Added 1 constraint, completed after 185 ms. */

FOR (x:Team)
/* expected output:
Added 1 constraint, completed after 92 ms. */

After putting in the constraint to prevent node duplication, we can then import the nodes: 

FROM '' AS row
MERGE (t:Team {tmdbId: toInteger(row.tmdbId)})
t.tmdbId = toInteger(row.tmdbId), = toString(row.Tm), = toInteger(row.W),
t.lost = toInteger(row.L),
t.win_lost_percentage = toInteger(row.WLPer),
t.point_scored = toInteger(row.PF),
t.point_allowed = toInteger(row.PA),
t.point_differential = toInteger(row.PD),
t.conference = toString(row.Conf),
t.division = toString(row.Division),
t.tm_abrv = toString(row.tm_abrv),
t.division_winner = toBoolean(row.division_winner),
t.wild_card = toBoolean(row.wild_card)

/* Expected output: Added 32 labels, created 32 nodes, set 416 properties, completed after 553 ms. */

Having the nodes in the database, we will now establish their relationships. Take our importation of the :PLAYED_FOR relationship for example: 

FROM '' AS row
MATCH (p:Player {tmdbId: toInteger(row.tmdbId)})
MATCH (t:Team {tm_abrv: toString(row.Tm)})
MERGE (p)-[:PLAYED_FOR]->(t)

/* Expected output: Created 1417 relationships, completed after 845 ms. */

Here we note that these are samples of our Cypher statements, you see the full list of statements here. Additionally, Neo4j allows us to import data from file storage services, therefore all the data provided here  can be loaded to your self-hosted database.

Finally, we have the instance model for the players. 

Figure 2: :PLAYED_FOR Relationship Instance Model

Troubleshooting the COACHED_FOR relationship

When importing the coach relationship, I noticed a discrepancy where instead of the expected 35 relationships, I only have 34 relationships. To troubleshoot this, I used the following query to find the coach that wasn't assigned to a team: 

MATCH (c:Coach)
Return, c.tmdbId

/* Output: "Robert Saleh": 122399679603027 */

Robert Saleh is the coach for the New York Jets, it looks like I have a misspelling in my "tm_abrv" column. The following query confirms it: 

MATCH (t:Team)
WHERE = "New York Jets"
RETURN t.tm_abrv

/* Output: "NYF" */

To remedy this issue, we can use the SET command: 

MATCH (t:Team)
WHERE = "New York Jets"
SET t.tm_abrv = "NYJ"
RETURN, t.tm_abrv
/* Output: "New York Jets":    "NYJ" */

Now, we need to delete the relationships and re-import them: 

MATCH (c:Coach)-[cf:COACHED_FOR]->(t:Team)
/* Output: Deleted 34 relationships, completed after 6 ms. */

Rerun, the query to import the coaching relationship above, and we have the following model:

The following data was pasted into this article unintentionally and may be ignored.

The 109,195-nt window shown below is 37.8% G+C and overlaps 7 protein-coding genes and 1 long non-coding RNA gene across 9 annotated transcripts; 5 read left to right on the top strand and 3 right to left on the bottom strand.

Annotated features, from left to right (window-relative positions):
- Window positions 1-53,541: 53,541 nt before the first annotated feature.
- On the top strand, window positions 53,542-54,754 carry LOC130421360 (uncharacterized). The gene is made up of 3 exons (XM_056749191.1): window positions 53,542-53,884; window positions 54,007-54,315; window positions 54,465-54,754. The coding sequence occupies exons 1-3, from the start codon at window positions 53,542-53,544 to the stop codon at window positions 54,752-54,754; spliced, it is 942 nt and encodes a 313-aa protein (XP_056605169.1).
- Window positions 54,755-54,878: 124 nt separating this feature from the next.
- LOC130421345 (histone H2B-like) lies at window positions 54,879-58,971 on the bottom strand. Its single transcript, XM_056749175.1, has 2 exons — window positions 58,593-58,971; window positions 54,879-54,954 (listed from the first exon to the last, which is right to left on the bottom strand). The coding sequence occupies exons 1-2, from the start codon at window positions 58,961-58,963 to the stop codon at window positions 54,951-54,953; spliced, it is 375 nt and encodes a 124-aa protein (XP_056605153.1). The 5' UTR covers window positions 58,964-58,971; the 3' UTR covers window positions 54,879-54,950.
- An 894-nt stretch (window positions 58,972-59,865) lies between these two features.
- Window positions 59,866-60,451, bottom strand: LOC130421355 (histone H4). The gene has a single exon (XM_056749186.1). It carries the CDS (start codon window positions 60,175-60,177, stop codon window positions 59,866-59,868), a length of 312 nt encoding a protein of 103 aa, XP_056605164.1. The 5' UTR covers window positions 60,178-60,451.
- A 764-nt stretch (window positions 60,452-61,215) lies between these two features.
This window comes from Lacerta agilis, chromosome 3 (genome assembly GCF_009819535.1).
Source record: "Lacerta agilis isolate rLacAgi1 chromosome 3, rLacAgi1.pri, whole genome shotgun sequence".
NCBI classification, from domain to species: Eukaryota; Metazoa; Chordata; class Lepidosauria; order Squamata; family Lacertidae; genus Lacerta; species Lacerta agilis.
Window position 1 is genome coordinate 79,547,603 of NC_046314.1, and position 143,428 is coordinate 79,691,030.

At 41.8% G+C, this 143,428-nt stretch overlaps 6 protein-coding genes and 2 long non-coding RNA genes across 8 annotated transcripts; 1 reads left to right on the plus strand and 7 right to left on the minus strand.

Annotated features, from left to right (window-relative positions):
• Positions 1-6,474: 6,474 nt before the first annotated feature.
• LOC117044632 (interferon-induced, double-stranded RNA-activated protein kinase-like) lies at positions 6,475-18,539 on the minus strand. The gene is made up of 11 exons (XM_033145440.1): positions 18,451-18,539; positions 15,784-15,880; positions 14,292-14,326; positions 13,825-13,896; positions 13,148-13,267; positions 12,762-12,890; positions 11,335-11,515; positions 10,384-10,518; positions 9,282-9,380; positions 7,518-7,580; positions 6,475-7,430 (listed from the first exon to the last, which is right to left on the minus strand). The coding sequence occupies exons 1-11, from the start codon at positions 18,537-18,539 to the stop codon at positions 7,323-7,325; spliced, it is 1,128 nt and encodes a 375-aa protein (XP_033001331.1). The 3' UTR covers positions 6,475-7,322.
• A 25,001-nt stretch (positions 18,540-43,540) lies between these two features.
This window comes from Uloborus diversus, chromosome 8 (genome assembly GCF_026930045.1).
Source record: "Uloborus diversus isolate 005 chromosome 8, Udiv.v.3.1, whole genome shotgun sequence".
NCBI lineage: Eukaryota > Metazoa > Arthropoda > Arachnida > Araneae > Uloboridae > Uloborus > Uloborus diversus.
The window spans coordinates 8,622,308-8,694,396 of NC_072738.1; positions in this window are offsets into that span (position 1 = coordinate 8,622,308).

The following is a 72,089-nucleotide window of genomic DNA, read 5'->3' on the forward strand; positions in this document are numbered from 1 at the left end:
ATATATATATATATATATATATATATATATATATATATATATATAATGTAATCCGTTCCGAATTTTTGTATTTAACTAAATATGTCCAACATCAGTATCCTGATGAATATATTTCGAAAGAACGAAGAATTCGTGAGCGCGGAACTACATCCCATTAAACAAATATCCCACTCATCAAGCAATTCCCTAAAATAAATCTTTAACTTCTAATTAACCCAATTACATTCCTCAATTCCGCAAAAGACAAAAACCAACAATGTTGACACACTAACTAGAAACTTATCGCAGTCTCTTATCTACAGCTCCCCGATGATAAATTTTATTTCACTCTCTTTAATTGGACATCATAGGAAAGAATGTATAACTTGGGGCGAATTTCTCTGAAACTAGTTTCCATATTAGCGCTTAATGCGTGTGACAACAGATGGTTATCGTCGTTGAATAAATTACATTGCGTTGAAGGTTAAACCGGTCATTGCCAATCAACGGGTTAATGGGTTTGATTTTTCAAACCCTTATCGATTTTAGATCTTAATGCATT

Figure 3: :COACHED_FOR Relationship Instance Model


Testing the Use Cases

Above, we defined a few possible use cases for this database. Let's examine the Cypher query to answer those queries:

1. What team did a player play for? What was their role?

For this query, let's try with the player "Patrick Mahomes" using the following query: 

MATCH (p:Player)-[:PLAYED_FOR]->(t:Team)
WHERE = "Patrick Mahomes"
RETURN p.position,
/*Outcome: "QB", "Kansas City Chiefs"
Started streaming 1 records after 10 ms and completed after 17 ms. */

2. How many non-quarterback players throw a touchdown?

The first query is straightforward, but let's try something more complicated. In American football, the quarterback is the one who usually throws the ball, but sometimes teams might draw up trick plays and have a different positional throwing. This query will find all players that are not "QB" and threw for a touchdown:

MATCH (p:Player)-[:PLAYED_FOR]->(t:Team)
WHERE p.passing_touchdowns >= 1 and p.position <> "QB"
RETURN, p.position, p.passing_touchdowns,

/*Outcome: name, position, touchdowns, team
"Devin Singletary"    "RB"    1    "Houston Texans" 
"Derrick Henry"    "RB"    2    "Tennessee Titans" 
"Jerick McKinnon"    "RB"    1    "Kansas City Chiefs" 
"Jakobi Meyers"    "WR"    1    "Las Vegas Raiders" 
"Keenan Allen"    "WR"    1    "Los Angeles Chargers"
Started streaming 5 records after 11 ms and completed after 17 ms. */

3. Who was the player with the most interceptions on the Cowboys?

MATCH (p:Player)-[:PLAYED_FOR]->(t:Team)
WHERE = "Dallas Cowboys" and p.intercepted_reception IS NOT NULL
RETURN, p.intercepted_reception ORDER BY p.intercepted_reception DESC LIMIT 1
/*Outcome: name, interceptions
"DaRon Bland"        9
Started streaming 1 records after 11 ms and completed after 11 ms. */

Planning for Data Growth 

Planning ahead for expected data growth is always beneficial when designing a database. We currently only have one year's worth of data, but what if we want to add more years to our database? In that case, we re-design the data model as follows:

Figure 4: Modified Data Model

Neo4j is optimized for graph traversal, so we want to avoid storing all the years under a team as properties. Instead, it is better to separate yearly data into their own nodes and fetch a team's total records when we need it. 


In this blog, we go over the steps in setting up a graph database and how to plan for the growth of a graph database. I was originally intrigued by graph databases due to their elegant queries that allow us to answer questions that would require complex join queries in the relational database model, but with AI dominating the conversation, graph databases have become a hot technology due to their ability to store knowledge graphs to empower LLM by quickly retrieves the information it needs.